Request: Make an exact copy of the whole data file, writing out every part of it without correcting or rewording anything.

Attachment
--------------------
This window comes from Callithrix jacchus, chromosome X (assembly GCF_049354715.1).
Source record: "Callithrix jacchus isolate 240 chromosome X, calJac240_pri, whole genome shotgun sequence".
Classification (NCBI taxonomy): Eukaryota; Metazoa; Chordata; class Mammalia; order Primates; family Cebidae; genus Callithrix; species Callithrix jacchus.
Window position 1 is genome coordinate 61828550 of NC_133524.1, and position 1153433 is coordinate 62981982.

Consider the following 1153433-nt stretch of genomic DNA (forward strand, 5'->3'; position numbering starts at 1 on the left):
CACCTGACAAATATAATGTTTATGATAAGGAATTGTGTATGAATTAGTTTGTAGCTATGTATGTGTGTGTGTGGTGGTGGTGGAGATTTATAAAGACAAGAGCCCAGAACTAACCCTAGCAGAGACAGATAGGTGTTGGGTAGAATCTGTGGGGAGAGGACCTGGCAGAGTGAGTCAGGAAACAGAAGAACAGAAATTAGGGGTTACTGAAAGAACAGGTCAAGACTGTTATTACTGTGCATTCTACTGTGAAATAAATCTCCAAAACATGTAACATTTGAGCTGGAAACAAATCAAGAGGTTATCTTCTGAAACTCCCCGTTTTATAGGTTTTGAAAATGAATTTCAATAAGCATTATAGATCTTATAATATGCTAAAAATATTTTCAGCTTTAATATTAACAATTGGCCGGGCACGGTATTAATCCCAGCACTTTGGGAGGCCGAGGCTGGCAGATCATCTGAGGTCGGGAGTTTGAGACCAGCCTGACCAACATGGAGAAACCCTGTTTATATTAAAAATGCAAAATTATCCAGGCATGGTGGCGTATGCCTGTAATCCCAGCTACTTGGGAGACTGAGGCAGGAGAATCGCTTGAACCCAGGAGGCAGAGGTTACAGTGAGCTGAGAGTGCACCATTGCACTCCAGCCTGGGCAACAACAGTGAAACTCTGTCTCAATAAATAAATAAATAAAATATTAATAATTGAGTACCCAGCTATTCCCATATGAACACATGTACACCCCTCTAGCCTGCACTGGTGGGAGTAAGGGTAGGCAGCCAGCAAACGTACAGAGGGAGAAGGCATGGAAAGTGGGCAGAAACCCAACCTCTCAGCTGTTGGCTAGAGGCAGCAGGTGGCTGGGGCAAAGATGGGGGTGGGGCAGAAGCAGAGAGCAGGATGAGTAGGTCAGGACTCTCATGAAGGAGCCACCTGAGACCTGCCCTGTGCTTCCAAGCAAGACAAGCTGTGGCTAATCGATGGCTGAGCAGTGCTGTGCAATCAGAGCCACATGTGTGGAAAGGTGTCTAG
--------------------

This window comes from Callithrix jacchus, chromosome X (assembly GCF_049354715.1).
Source record: "Callithrix jacchus isolate 240 chromosome X, calJac240_pri, whole genome shotgun sequence".
Classification (NCBI taxonomy): Eukaryota; Metazoa; Chordata; class Mammalia; order Primates; family Cebidae; genus Callithrix; species Callithrix jacchus.
Window position 1 is genome coordinate 61828550 of NC_133524.1, and position 1153433 is coordinate 62981982.

Consider the following 1153433-nt stretch of genomic DNA (forward strand, 5'->3'; position numbering starts at 1 on the left):
CACCTGACAAATATAATGTTTATGATAAGGAATTGTGTATGAATTAGTTTGTAGCTATGTATGTGTGTGTGTGGTGGTGGTGGAGATTTATAAAGACAAGAGCCCAGAACTAACCCTAGCAGAGACAGATAGGTGTTGGGTAGAATCTGTGGGGAGAGGACCTGGCAGAGTGAGTCAGGAAACAGAAGAACAGAAATTAGGGGTTACTGAAAGAACAGGTCAAGACTGTTATTACTGTGCATTCTACTGTGAAATAAATCTCCAAAACATGTAACATTTGAGCTGGAAACAAATCAAGAGGTTATCTTCTGAAACTCCCCGTTTTATAGGTTTTGAAAATGAATTTCAATAAGCATTATAGATCTTATAATATGCTAAAAATATTTTCAGCTTTAATATTAACAATTGGCCGGGCACGGTATTAATCCCAGCACTTTGGGAGGCCGAGGCTGGCAGATCATCTGAGGTCGGGAGTTTGAGACCAGCCTGACCAACATGGAGAAACCCTGTTTATATTAAAAATGCAAAATTATCCAGGCATGGTGGCGTATGCCTGTAATCCCAGCTACTTGGGAGACTGAGGCAGGAGAATCGCTTGAACCCAGGAGGCAGAGGTTACAGTGAGCTGAGAGTGCACCATTGCACTCCAGCCTGGGCAACAACAGTGAAACTCTGTCTCAATAAATAAATAAATAAAATATTAATAATTGAGTACCCAGCTATTCCCATATGAACACATGTACACCCCTCTAGCCTGCACTGGTGGGAGTAAGGGTAGGCAGCCAGCAAACGTACAGAGGGAGAAGGCATGGAAAGTGGGCAGAAACCCAACCTCTCAGCTGTTGGCTAGAGGCAGCAGGTGGCTGGGGCAAAGATGGGGGTGGGGCAGAAGCAGAGAGCAGGATGAGTAGGTCAGGACTCTCATGAAGGAGCCACCTGAGACCTGCCCTGTGCTTCCAAGCAAGACAAGCTGTGGCTAATCGATGGCTGAGCAGTGCTGTGCAATCAGAGCCACATGTGTGGAAAGGTGTCTAG